Tibor R. Machan
I read a lot of stuff, including editorials and commentaries in scientific
journals. Each time there’s a new administration, many of these
publications rev up their lobbying for support from the government for
whatever are their favorite projects.
So now Nobel Laureate Steven Chu, director of Lawrence Berkeley National
Laboratory, is going on record in the pages of Science News, which happily
gave him room to sound off, seeking “investment tax credits so that
companies have an incentive to invest in long-term energy research.” One
might have hoped that these incentives would be supplied by the market
place but now, Dr. Chu is reaching out for government support. If the
market fails to provide the incentive but Dr. Chu wishes it would, he
needs to advertise his services to market agents, not to government.
Actually, tax credits are simply ways to avoid being extorted the full
amount one would usually be. I do not begrudge anyone the opportunity to
dodge taxes, however it’s done, but Dr. Chu and his ilk aren’t tax rebels
and likely would not champion tax dodging or resistance for other
citizens. Only those doing his kind of important work supposedly qualify!
Some of the language in which Dr. Chu advances his case for tax credits is
also disturbing. He says “The government has got to allow” these! Why is
it self-evident to the likes of Dr. Chu that government is in the business
of allowing this and that? Government is our hired agent, at most, and no
one in such a position is authorized to about allowing us anything, giving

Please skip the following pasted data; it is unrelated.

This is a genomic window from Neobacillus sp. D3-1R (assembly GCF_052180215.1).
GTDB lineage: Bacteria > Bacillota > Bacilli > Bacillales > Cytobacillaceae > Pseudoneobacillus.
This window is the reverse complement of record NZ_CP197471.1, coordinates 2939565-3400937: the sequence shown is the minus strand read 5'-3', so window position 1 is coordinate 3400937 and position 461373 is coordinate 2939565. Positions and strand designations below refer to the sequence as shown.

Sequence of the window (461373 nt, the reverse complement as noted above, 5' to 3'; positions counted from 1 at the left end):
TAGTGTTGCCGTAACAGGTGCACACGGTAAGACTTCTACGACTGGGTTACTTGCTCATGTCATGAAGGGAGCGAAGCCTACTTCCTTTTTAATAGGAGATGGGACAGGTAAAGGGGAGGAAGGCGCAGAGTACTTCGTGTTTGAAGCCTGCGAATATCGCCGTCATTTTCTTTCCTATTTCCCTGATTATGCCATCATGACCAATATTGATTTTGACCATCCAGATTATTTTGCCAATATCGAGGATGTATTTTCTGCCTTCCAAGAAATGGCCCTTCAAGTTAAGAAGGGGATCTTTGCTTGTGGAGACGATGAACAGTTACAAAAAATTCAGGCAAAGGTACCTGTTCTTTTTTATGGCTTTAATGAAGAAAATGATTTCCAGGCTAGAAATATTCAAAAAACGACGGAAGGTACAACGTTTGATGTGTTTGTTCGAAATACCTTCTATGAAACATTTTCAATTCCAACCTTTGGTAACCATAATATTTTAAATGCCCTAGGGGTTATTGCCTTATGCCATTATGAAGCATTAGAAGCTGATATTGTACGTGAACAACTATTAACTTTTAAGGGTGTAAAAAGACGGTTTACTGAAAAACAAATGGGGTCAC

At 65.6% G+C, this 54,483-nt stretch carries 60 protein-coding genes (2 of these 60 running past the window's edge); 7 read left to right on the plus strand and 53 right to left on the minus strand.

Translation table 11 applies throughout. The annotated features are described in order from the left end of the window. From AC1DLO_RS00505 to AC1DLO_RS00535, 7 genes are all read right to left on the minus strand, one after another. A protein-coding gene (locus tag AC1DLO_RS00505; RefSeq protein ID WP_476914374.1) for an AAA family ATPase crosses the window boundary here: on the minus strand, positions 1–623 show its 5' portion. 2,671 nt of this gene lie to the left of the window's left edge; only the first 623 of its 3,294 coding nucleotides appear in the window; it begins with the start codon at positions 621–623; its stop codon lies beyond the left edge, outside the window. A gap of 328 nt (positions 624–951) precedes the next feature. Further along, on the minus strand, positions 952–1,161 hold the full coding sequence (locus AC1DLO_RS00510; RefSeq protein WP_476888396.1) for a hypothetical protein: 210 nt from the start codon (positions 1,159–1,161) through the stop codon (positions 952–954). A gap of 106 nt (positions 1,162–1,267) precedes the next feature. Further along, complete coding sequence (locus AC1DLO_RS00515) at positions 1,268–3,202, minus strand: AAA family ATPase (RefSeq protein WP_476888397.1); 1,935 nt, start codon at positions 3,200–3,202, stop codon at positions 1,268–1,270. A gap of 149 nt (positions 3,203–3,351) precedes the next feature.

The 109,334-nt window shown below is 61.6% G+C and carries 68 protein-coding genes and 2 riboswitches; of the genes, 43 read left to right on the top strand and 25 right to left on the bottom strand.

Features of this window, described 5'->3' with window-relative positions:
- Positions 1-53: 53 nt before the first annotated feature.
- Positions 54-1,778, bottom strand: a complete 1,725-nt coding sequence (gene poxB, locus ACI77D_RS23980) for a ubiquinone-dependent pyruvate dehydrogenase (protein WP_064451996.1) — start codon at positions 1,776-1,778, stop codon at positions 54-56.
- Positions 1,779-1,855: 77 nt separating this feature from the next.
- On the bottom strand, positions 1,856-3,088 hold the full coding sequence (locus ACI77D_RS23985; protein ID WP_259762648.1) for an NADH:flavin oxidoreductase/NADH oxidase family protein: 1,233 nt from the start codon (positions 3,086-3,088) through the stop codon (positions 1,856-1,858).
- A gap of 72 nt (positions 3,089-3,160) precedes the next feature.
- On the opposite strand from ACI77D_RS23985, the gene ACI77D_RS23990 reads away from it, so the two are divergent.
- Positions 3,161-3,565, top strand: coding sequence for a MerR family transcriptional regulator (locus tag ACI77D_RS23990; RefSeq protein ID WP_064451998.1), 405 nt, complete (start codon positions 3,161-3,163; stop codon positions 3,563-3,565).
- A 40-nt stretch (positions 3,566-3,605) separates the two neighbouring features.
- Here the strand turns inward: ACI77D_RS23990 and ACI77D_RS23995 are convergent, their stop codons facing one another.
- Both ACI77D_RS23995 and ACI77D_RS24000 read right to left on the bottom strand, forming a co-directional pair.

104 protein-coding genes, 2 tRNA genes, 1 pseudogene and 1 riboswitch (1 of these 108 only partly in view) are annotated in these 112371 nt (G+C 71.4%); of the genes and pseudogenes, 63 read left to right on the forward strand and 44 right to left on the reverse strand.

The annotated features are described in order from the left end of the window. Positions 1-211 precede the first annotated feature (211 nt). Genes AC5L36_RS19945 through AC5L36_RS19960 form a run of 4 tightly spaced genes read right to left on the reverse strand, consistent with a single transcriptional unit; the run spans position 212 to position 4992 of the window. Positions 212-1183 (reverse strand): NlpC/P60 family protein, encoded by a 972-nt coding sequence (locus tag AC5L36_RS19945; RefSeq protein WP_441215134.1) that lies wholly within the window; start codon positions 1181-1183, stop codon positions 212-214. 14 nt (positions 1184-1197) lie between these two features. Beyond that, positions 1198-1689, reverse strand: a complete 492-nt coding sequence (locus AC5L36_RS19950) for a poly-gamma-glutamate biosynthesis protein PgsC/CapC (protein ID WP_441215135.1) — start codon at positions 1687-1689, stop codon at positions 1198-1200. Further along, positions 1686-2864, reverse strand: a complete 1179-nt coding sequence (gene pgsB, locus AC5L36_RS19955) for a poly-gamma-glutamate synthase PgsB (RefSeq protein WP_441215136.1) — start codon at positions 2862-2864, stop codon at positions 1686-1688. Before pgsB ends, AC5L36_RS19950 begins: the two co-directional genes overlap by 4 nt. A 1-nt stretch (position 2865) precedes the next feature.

us permission. Citizens in a free country are not allowed this and that
by their government any more than are other professionals allowing their
clients to do this or that. Even my physician doesn’t allow me but makes
clear that some things I might do will help me while others may hurt.
Whether I carry on this or that way isn’t something I, as an adult, am
allowed by another adult.
Professor Donald Boudreaux, chair of economics at George Mason University,
noticed a similar tendency when he sent a letter to The Washington Post
recently critical of the phrase one columnist there used regarding why
Barrack Obama was elected. He notes that in an Op Ed piece in The Post
one Peter Funt “off-handedly mentions that Barack Obama was elected to
‘run the country’ (‘Tapped Out,’ November 29).” And as Professor
Boudreaux says, “This familiar phrase is nonsensical.”
Why is it nonsensical to speak of government as “allowing” this or that or
of the next president as elected to “run the country”? As I have already
hinted, that’s because governments and their officials, like the
President, aren’t monarchs who rule us but civil servants who are hired to
carry out some specific work for us for which they are well enough paid.
The fact that prominent people who write for major newspapers or get
interviewed by important magazines treat government as if it were in
charge of us all bodes ill for a free country.
It isn’t enough that thousands of politicians and bureaucrats suffer from
the delusion that when they enter government they get to rule others. But
there are thousands of citizens outside government who speak as if this
delusion were acceptable. Yes, often such talk is unselfconscious and
those speaking these ways do not seriously endorse the idea of government
as our parent or ruler. But the careless use of certain terms in the
language can have influence over how we think and act.
Given that for centuries on end governments did suffer from the delusion
that their officials legitimately ruled the population, that they were in
charge of the rest of us, it is especially important for respected people
in the country to discipline themselves when they speak about public
policies, public affairs. Such people tend to set the terms of discourse
in the country and by now they ought to know well and good that these
terms do not include “government allows” or “presidents run,” any more
than they include “your highness” or “your majesty.”
This country is not a monarchy and educated folks ought to remember this
whenever they sound off.